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Abstract Detail


Fertakos, Matthew [1], Spriggs, Elizabeth [2], Clement, Wendy [3].

The power of herbaria: Using digitized collections to study species distribution modelling and phenology.

Herbarium specimens provide an unparalleled source of data spanning the last several hundred years that are becoming increasingly accessible to researchers through digitization efforts. Recent efforts to digitize collections provide access to hundreds of specimens from which we can extract data on phenology, locality, date of collection, habitat descriptions, and more that can fuel downstream analyses. Our work explores two ways in which herbarium specimens are powerful tools for studying biodiversity.
First, we use species distribution modelling (SDM) to investigate the historical distribution and species limits of three species of North American Castanea (Chestnuts and chinquapins), Castanea dentata, Castanea pumila, and Castanea ozarkensis. SDMs were generated for the last 20,000 years based on 4527 specimens to predict the movement of Castaneaup the eastern United States since the last glacial maximum. These models showed that Castanea survived the entirely different climate of the last glacial maximum much further south from where its current range lies. SDMs were also used to assess the species limits of C. pumila and C. ozarkensis.We found that climate spaces occupied by C. pumila and C. ozarkensis are unique and support recognizing them as separate species. Lastly, fossil pollen data was also compared to the models to assess the accuracy of species distribution modelling. These results supported that species distribution models projected into the past are more accurate than by chance alone, when compared to fossil pollen data.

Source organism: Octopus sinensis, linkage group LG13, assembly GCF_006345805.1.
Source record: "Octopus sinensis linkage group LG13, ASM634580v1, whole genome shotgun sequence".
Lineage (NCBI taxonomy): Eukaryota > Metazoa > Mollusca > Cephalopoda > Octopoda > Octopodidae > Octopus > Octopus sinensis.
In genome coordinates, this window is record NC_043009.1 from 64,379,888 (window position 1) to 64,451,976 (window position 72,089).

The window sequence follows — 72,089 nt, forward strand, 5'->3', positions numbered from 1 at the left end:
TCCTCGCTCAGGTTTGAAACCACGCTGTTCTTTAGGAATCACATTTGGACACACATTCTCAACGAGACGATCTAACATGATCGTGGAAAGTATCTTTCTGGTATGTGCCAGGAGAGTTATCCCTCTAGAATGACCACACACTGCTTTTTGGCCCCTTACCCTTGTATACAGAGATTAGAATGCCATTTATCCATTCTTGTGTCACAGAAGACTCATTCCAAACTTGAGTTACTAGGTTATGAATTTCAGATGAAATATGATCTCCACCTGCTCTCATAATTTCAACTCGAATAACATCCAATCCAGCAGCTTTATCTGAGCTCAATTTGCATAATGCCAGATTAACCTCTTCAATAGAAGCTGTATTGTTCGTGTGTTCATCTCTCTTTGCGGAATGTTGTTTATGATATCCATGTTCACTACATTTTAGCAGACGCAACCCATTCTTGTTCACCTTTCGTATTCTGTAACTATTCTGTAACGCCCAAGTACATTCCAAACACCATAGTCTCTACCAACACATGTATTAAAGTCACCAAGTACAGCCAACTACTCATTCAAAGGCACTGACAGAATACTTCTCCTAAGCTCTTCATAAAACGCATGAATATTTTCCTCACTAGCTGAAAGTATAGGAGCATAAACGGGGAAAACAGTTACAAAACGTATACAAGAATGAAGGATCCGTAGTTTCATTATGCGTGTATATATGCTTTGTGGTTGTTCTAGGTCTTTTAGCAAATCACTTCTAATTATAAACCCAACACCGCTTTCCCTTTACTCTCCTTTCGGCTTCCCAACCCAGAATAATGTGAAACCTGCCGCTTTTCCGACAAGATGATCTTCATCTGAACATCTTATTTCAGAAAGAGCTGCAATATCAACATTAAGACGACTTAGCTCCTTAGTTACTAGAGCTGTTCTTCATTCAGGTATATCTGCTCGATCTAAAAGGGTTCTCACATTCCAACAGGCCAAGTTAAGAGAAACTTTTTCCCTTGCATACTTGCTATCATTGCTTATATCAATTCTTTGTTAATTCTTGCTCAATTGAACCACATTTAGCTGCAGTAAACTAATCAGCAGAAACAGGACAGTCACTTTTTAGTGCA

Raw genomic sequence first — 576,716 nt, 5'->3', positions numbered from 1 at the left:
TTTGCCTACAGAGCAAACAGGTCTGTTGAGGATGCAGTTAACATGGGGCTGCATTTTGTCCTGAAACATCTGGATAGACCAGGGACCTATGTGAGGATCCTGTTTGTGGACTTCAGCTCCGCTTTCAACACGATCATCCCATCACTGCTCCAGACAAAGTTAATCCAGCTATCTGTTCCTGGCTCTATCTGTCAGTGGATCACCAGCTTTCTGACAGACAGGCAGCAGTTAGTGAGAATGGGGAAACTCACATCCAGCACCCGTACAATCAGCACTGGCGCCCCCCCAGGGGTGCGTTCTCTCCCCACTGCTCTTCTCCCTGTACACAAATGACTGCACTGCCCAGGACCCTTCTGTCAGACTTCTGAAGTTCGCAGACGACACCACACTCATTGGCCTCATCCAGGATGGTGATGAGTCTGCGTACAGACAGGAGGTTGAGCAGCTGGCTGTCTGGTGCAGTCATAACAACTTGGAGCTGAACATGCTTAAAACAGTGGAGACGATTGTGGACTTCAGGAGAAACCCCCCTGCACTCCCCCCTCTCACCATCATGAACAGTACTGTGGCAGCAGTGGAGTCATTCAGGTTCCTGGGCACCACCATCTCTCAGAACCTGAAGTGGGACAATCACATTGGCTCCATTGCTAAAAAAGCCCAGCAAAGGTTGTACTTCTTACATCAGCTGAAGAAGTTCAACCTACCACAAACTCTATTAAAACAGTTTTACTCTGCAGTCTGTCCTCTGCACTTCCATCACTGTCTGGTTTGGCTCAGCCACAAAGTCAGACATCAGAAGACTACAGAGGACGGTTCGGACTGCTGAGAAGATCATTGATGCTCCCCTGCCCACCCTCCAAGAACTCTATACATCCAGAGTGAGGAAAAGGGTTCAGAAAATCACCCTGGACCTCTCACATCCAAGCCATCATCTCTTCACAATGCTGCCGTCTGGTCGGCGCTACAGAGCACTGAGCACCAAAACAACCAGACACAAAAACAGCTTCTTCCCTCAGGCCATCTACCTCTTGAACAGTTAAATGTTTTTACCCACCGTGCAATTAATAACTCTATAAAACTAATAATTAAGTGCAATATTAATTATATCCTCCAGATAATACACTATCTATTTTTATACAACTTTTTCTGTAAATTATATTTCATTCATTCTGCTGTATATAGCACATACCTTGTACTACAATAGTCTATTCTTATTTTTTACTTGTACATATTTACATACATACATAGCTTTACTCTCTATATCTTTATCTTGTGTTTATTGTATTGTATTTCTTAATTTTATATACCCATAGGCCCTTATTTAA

Our second project gathersphenology data to explore the effects of climate change on flowering time. We focused on two sets of species native to New Jersey, which included (1) Eupatorium perfoliatum and E. resinosum, and (2) Schwalbea americana and Narthecium americanum.Eupatorium perfoliatum is widespread across the eastern half of the United States, while E. resinosum is a narrow endemic to New Jersey Pine Barrens; this comparison allowed us to determine how climate change affects the flowering time of two species with contrasting range sizes. Schwalbea americana is a hemiparasitic plant that shares a similar species distribution with a non-hemiparasitic plant N. americanum; this comparison allowed an exploration of the effects of hemiparasitism on changes in phenology due to climate change.Through analysis of flowering time and mean spring temperature, we recovered varied responses to a warming climate amongst our sets of comparative species.

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1 - The College of New Jersey, Biology, 2000 Pennington Road, Ewing, NJ, 08628, USA
2 - Arnold Arboretum, 125 Arborway, Boston, MA, 02130, United States
3 - The College Of New Jersery, Dept. Of Biology, 2000 Pennington Road, Ewing, NJ, 08628, United States

digitized herbarium data
herbarium data
species delimitation
species distribution model

Presentation Type: Poster
Session: P, Ecology Posters
Location: Arizona Ballroom/Starr Pass
Date: Monday, July 29th, 2019
Time: 5:30 PM This poster will be presented at 5:30 pm. The Poster Session runs from 5:30 pm to 7:00 pm. Posters with odd poster numbers are presented at 5:30 pm, and posters with even poster numbers are presented at 6:15 pm.
Number: PEC013
Abstract ID:483
Candidate for Awards:Ecological Section Best Undergraduate Presentation Award

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